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03-12: Making Land Rights Real
Land: The Hidden Assets in African Cities
Global Observatory linking Research to Action (GORA), United States of America
African Capital cities offer multiple opportunities as a hub of economic activities as well as a link to local, regional and global economies. Today, they have an added advantage associated with their high population density and their youthful population, two important drivers of economic productivity and growth. Cities are built by people; with their concentration offering agglomeration of economies starting from their land and housing assets that constitute more than half of their wealth. With functioning institutions and laws, land and housing assets contribute to the planning, management and provision of services in settlements. However, in absence of functioning institutions and laws providing legal propriety rights, most of these assets remain dead investments sheltering only people. To tap into the potential of high densities, African cities must formalize their land system, which will be the driver of many other components of their foundation such as streets and public spaces, provision of basic infrastructures such as water, sanitation and energy, and management waste. It is urgent that national and local authorities recognize the wealth of their citizens and involve them in the planning, the building and the management of their city.
Community-Led, Citywide Settlement Profiling And Upgrading As Evidence Based Approach To Land Governance: The Case Of Muntinlupa City, Philippines
1Homeless People’s Federation Philippines, Inc.; 2Philippine Action for Community-led Shelter Initiatives, Inc.; 3Technical Assistance Movement for People and Environment, Inc.; 4LinkBuild, Inc.; 5UN-Habitat/GLTN
Difficult living conditions for Informal Settler Families (ISFs) in the Philippines are worsened by the natural hazards and disasters that characterize it, for example, flooding and earthquakes. ISFs are the first and worst affected by these events, as well as man-made and health hazards, such as fires and dengue outbreaks.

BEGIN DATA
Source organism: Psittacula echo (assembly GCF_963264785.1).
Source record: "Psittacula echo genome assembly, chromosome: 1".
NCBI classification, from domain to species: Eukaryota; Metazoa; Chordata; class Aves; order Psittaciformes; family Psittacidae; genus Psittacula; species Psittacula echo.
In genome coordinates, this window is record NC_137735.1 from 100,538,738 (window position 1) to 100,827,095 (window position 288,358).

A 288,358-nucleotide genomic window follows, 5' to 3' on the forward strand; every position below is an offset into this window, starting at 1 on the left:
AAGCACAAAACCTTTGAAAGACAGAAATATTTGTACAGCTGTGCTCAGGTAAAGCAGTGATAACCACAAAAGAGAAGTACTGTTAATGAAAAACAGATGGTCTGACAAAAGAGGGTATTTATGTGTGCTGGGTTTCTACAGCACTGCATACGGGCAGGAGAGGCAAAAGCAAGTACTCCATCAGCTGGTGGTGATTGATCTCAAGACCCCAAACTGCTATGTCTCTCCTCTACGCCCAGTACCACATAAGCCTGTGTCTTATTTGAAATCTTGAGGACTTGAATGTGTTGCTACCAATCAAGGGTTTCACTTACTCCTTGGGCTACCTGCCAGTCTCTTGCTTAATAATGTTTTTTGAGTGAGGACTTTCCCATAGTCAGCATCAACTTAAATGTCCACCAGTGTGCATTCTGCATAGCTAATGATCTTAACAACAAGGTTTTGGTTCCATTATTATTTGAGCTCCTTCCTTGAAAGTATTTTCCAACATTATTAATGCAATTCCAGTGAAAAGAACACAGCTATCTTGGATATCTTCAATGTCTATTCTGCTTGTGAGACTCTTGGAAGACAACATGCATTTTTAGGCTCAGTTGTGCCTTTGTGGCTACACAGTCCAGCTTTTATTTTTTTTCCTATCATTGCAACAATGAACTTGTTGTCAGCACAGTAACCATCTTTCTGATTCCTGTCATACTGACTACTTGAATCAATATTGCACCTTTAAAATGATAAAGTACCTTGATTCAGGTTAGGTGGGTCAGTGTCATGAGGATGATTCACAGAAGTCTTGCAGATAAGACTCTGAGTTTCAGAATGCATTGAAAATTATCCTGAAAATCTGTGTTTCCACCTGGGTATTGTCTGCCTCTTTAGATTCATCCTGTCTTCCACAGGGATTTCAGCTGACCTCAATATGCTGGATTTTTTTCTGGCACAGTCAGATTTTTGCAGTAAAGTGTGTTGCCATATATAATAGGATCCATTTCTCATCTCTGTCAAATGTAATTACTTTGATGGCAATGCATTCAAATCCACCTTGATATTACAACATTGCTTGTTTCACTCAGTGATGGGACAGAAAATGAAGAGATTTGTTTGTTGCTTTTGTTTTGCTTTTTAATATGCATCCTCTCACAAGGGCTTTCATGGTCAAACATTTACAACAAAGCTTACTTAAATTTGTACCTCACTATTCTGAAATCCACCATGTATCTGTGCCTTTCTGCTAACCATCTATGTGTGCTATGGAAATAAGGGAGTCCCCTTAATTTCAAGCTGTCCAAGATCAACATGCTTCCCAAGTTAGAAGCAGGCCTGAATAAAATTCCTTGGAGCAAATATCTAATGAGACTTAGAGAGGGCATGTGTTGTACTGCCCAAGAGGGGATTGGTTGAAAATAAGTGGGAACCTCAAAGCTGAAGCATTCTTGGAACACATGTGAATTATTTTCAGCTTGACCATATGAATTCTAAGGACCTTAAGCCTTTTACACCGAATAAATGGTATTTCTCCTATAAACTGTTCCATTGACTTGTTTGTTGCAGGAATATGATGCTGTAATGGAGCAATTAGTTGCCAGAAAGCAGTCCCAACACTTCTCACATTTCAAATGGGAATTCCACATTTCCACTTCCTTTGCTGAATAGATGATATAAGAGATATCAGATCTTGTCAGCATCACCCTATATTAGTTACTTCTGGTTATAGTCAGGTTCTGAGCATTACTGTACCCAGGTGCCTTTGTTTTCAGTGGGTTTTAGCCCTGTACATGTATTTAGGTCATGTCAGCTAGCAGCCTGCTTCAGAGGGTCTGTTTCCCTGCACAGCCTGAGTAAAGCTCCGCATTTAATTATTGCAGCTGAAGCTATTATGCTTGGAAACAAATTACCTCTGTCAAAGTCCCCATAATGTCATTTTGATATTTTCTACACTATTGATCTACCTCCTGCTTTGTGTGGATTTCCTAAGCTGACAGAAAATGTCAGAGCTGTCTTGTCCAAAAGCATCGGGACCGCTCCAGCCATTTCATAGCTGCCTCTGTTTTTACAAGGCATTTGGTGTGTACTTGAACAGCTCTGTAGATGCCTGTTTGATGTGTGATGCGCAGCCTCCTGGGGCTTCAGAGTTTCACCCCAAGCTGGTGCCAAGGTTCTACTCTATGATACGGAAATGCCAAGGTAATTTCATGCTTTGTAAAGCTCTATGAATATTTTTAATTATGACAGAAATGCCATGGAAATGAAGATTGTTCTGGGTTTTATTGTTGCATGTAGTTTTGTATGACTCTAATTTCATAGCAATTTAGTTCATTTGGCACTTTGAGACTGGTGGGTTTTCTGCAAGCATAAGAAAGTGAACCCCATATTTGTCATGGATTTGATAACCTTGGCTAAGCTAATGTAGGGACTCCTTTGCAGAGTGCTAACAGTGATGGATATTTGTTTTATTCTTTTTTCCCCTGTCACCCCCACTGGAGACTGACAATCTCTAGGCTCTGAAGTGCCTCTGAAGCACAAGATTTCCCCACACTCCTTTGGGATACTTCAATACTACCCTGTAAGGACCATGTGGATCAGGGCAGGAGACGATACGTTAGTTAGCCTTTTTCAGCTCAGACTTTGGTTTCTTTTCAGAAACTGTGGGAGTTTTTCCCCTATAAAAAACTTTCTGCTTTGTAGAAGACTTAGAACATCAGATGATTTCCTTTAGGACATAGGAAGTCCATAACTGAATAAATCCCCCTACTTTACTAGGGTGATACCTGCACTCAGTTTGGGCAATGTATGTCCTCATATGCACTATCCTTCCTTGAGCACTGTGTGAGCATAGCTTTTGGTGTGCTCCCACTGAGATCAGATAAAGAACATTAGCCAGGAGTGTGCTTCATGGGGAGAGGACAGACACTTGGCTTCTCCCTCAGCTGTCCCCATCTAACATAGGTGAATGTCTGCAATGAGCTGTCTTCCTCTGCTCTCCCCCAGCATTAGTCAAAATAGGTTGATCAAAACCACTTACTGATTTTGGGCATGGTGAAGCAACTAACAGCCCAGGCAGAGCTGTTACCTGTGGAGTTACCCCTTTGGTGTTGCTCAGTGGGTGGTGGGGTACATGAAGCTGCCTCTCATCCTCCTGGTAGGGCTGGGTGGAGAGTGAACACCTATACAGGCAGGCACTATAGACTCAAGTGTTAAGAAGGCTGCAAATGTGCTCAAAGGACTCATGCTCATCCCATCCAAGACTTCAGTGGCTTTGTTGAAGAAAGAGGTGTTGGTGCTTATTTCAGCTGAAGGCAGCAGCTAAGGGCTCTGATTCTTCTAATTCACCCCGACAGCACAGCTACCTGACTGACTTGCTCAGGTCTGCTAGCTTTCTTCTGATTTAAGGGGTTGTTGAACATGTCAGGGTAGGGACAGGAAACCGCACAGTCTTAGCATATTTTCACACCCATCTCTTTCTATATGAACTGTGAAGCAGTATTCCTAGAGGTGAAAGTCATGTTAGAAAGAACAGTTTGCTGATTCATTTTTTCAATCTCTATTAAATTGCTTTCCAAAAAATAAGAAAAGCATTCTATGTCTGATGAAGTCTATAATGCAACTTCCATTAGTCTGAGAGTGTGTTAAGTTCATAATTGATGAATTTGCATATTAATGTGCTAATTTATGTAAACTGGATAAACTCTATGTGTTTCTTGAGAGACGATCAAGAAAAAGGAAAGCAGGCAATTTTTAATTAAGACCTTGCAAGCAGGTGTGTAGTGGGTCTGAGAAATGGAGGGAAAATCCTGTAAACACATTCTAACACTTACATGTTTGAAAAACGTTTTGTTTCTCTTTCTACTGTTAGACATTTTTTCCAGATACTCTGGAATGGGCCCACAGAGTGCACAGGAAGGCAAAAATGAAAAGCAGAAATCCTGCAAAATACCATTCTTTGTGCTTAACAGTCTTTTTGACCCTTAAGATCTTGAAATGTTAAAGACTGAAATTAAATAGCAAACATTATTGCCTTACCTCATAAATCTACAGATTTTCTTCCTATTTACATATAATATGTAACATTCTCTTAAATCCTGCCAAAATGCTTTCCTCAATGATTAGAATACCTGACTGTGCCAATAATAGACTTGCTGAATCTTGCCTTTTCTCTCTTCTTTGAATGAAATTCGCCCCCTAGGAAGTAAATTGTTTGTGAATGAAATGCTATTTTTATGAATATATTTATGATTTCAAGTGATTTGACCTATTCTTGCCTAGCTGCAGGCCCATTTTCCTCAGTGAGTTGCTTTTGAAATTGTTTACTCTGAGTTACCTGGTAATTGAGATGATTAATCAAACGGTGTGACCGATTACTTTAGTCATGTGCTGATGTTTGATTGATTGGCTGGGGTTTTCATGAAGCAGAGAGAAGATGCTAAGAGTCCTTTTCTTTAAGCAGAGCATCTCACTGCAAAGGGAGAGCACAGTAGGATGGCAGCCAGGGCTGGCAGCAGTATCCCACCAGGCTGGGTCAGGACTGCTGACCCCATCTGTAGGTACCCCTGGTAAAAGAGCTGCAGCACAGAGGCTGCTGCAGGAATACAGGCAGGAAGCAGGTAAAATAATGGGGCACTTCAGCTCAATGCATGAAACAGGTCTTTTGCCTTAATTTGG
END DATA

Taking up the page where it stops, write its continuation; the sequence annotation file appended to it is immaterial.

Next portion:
Statistics about informal settlements in the country are limited, often because standard data gathering methods involve only counting of structures with little comprehensive studies on what lies within them. Other challenges in securing comprehensive information about settlements include mistrust against government-affiliated data gatherers for fear of eviction, the frequent changes in these settlements, and the lack of data gathering resources.
This scenario makes it difficult for governments to meet ISF needs and strategize hazard prevention measures and responsible land governance. It likewise makes ISFs invisible in government records. Despite these risks and the inability of governments to protect the urban poor, many ISFs consider land-tenure security their greatest need, which the legality of land and their low income, make it seemingly less attainable. This paper presents initiatives to overcome this absence of informal settlements information in Muntinlupa City, Philippines building from the partnership initiative with the Global Land Tool Network.
Making the Community Land Bill Effective: The Case of Mashimoni Settlement in Nairobi County and Kwa Bulo Settlement in Mombasa County of Kenya
1Pamoja Trust, Kenya; 2UN-Habitat/GLTN